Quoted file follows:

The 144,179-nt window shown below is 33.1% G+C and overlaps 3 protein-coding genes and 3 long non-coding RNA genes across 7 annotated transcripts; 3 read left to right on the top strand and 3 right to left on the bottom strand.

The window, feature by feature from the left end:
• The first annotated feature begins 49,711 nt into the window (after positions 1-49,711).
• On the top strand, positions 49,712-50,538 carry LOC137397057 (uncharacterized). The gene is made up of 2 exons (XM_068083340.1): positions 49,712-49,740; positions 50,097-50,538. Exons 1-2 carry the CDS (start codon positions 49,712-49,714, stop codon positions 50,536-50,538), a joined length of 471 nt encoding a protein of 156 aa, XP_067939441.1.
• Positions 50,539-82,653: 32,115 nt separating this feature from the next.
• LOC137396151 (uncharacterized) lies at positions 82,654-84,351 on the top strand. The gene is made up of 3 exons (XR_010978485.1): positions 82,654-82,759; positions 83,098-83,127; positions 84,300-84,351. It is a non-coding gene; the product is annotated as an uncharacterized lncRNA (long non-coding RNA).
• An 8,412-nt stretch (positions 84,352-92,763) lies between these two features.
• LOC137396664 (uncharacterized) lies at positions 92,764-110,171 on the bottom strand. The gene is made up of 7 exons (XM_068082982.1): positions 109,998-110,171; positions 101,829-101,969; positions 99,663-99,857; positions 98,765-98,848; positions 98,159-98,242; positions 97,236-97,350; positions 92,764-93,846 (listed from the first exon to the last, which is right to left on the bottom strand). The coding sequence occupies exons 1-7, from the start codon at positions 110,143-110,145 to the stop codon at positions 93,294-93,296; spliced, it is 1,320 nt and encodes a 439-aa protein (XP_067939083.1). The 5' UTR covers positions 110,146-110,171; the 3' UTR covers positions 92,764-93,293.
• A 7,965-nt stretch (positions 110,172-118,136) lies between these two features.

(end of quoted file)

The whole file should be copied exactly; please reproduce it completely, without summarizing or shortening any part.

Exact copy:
The 144,179-nt window shown below is 33.1% G+C and overlaps 3 protein-coding genes and 3 long non-coding RNA genes across 7 annotated transcripts; 3 read left to right on the top strand and 3 right to left on the bottom strand.

The window, feature by feature from the left end:
• The first annotated feature begins 49,711 nt into the window (after positions 1-49,711).
• On the top strand, positions 49,712-50,538 carry LOC137397057 (uncharacterized). The gene is made up of 2 exons (XM_068083340.1): positions 49,712-49,740; positions 50,097-50,538. Exons 1-2 carry the CDS (start codon positions 49,712-49,714, stop codon positions 50,536-50,538), a joined length of 471 nt encoding a protein of 156 aa, XP_067939441.1.
• Positions 50,539-82,653: 32,115 nt separating this feature from the next.
• LOC137396151 (uncharacterized) lies at positions 82,654-84,351 on the top strand. The gene is made up of 3 exons (XR_010978485.1): positions 82,654-82,759; positions 83,098-83,127; positions 84,300-84,351. It is a non-coding gene; the product is annotated as an uncharacterized lncRNA (long non-coding RNA).
• An 8,412-nt stretch (positions 84,352-92,763) lies between these two features.
• LOC137396664 (uncharacterized) lies at positions 92,764-110,171 on the bottom strand. The gene is made up of 7 exons (XM_068082982.1): positions 109,998-110,171; positions 101,829-101,969; positions 99,663-99,857; positions 98,765-98,848; positions 98,159-98,242; positions 97,236-97,350; positions 92,764-93,846 (listed from the first exon to the last, which is right to left on the bottom strand). The coding sequence occupies exons 1-7, from the start codon at positions 110,143-110,145 to the stop codon at positions 93,294-93,296; spliced, it is 1,320 nt and encodes a 439-aa protein (XP_067939083.1). The 5' UTR covers positions 110,146-110,171; the 3' UTR covers positions 92,764-93,293.
• A 7,965-nt stretch (positions 110,172-118,136) lies between these two features.